Home' The Wellingtonian : June 9th 2011 Contents 16 THE WELLINGTONIAN, JUNE 9, 2011
T 04 905 0583, 021 284 3339
T 04 586 4119, 027 241 5152
T 04 586 0847, 027 640 8681
021 858 964
T 04 233 8217, 027 354 4233
T/F 04 237 0773, 021 976 747
T 04 528 7830, 021 270 9113
027 457 5363
T 04 475 8969, 027 769 6424
T/F 04 972 8699, 021 027 19370
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T 04 475 9959, 027 454 0689
Fran Wilde, Chair
021 888 075
Water supply to
treated water to the main
reservoirs in each city.
Ensures the region's
natural resources are
Regional parks and forests
Maintains a network of
regional parks and forests
for recreational use.
Metlink buses and trains
Coordinates and funds
the region's Metlink public
plans for the region's
Coordinates Civil Defence
for the region.
Helps communities protect
themselves from the
effects of flooding.
Works with landowners
to target pest plants and
animals, and eradicate
Looks after navigational
safety in Wellington and
Porirua harbours, and the
Works with landowners
to prevent or reduce
Promotes the Wellington
Regional Strategy -- a
What does Greater Wellington do?
Flood protection for
Work has finished on replacing a section of stopbank in south
Wairarapa that was in danger of collapsing in a serious flood.
Greater Wellington flood engineer Ranjan Cyril says if this
piece of stopbank on the lower Ruamahanga River had given
way in a 1 in 50-year flood event it would have flooded large
parts of the valley, from Kahutara to Lake Ferry and around Lake
Wairarapa."It would certainly have had the potential to cause
the worst flooding seen in this area for decades."
The stopbank has been moved back from the river by
about 40 metres to give the river more width, increasing
the volume of water that can flow during floods.
This work is part of a three-year project to strengthen the
flood defences of valuable farmland in south Wairarapa.
When the entire project is finished the new stopbank will be
1.1km long, with an average height of 2.5 metres and a base
width of 20 metres.
The cost of the work is approximately $1 million, and is
being paid for equally by Greater Wellington and the Lower
Wairarapa Valley Development Scheme -- a collective group of
landowners that benefit from flood protection works in the area.
Flooding in south Wairarapa, 2004
The amazing folding bike
Hutt Valley gets Real
Passengers on an increasing
number of Valley Flyer bus routes
can now find out when their bus
will arrive through the Metlink
website and smart phones. Real
Time Information tells you via GPS
technology when your bus will be
at the bus stop, as opposed to its
scheduled arrival. Real Time
Information for GO Wellington and
most Valley Flyer buses is available
online and through smart phones.
On-street displays are being
installed over the next 12 months.
Mana Newlands bus passengers
should have Real Time Information
from about October and it will be
rolled out to trains next year.
at your fingertips
You can follow Metlink on
Twitter and get up-to-the minute
information about your buses,
trains and harbour ferries.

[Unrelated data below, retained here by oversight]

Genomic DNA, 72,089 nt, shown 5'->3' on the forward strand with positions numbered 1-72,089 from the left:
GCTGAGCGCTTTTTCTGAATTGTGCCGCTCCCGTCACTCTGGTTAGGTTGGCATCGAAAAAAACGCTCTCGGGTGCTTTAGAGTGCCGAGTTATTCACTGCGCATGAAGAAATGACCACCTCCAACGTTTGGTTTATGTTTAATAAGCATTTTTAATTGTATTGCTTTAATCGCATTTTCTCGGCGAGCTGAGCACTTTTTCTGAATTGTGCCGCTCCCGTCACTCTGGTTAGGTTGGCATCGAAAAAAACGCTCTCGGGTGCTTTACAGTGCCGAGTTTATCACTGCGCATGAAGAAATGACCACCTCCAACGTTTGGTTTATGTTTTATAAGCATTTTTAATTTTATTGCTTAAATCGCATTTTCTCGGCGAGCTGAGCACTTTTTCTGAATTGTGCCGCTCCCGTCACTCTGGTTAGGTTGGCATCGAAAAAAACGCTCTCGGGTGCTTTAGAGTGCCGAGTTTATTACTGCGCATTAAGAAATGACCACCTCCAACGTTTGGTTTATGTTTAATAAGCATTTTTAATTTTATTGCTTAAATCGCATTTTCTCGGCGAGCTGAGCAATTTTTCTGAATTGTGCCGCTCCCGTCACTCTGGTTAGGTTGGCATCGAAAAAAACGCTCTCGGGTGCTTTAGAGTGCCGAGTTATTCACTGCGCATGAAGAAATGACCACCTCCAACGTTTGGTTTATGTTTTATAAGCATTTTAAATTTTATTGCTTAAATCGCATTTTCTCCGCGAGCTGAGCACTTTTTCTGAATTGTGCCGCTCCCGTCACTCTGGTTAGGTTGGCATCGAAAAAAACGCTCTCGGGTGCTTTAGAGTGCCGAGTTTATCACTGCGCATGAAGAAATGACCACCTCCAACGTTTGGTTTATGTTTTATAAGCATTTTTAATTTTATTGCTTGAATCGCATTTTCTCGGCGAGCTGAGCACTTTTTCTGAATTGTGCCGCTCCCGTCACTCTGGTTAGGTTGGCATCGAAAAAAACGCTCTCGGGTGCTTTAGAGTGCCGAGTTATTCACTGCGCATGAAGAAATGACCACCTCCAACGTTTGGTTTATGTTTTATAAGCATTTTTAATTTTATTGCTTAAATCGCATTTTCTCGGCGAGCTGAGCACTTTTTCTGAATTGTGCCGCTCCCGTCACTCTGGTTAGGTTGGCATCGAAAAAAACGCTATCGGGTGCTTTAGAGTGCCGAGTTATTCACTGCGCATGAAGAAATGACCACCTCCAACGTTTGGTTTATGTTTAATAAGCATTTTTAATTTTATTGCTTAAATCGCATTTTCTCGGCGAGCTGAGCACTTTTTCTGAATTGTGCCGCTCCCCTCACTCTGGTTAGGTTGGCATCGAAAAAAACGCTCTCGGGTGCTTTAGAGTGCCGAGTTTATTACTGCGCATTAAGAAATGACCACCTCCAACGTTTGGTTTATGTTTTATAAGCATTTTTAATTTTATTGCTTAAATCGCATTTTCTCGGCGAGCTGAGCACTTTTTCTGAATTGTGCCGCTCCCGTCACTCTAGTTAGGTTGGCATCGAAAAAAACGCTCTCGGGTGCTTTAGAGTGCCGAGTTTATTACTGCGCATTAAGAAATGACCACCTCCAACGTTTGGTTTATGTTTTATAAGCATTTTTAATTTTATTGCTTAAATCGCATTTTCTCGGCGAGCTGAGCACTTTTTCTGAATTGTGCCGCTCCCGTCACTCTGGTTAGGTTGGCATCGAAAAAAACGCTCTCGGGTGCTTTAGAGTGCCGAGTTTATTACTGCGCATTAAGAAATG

You can also use txtBUS or
txtTRAIN to find out the next
three scheduled arrival times
for your bus and train. Text
messages cost 20 cents each.
If you have a smart phone you
can get the latest Metlink
information via the Metlink
mobile site m.metlink.org.nz --
try it today!
A quarter of the new Matangi train
fleet is now in Wellington. Four
two-car units arrived on the boat
from Korea at the end of May, so
there are now 12 new trains here.
New trains have been running on
the Upper Hutt Line and are
expected to begin running on the
Johnsonville Line soon. They will
begin running on the Kapiti Line
later in the year.
Folding bikes have the remarkable
ability to fold to a third of their size
and are welcome on Metlink buses
and trains at all times
"I can take my folding bike anywhere with me
-- it's easy to carry onto buses and trains and
fits nicely into a car boot. Other than that it's
like any other bike. It has gears and I can ride
it up moderate hills" says Nicola Gaston,
who has had her folding bike for 2½ years.
Nicola uses a combination of her folding
bike and the train for her daily commute from
central Wellington to Gracefield in Lower Hutt.
She reckons that by incorporating her bike into
the commute, she saves at least half an hour.
Nicola uses a combination of
her folding bike and the train
Folding bikes solve problems associated
with limited space in peak commuter trains,
buses, small cars, apartments and offices.
Greater Wellington is offering discount
vouchers for two popular models of folding
bike. The vouchers are limited to one per
Wellington region resident.
For information on getting
a folding bike voucher,
phone 04 830 4281
Can they see you?
Walking and cycling are great ways to get
around -- they maintain your health and reduce
congestion on the roads. But in the dark,
can motorists see you?
"Though there are more pedestrian accidents during
the day, more than half of fatal collisions with cars
happen at night. Cyclists are most at risk during night
time and also in the period around dawn and dusk,"
says Simon Kennett, Greater Wellington's Active
Transport and Road Safety Coordinator.
"Wearing reflective gear and using lights can
dramatically improve your chances of being seen
by motorists. Items such as sneakers, jackets and
bags often have reflective strips on them -- so check
next time you're making a purchase. And bike
shops offer a wide range of night-riding gear."
Improve your chances of being see at night with:
• Re ective material/strips on your clot ing an bags
• Light-coloured clothing
• Clip-on lights for runners and bike
lights for cyclists
And cyclists -- remember to
check your lights and
fit fresh batteries regularly
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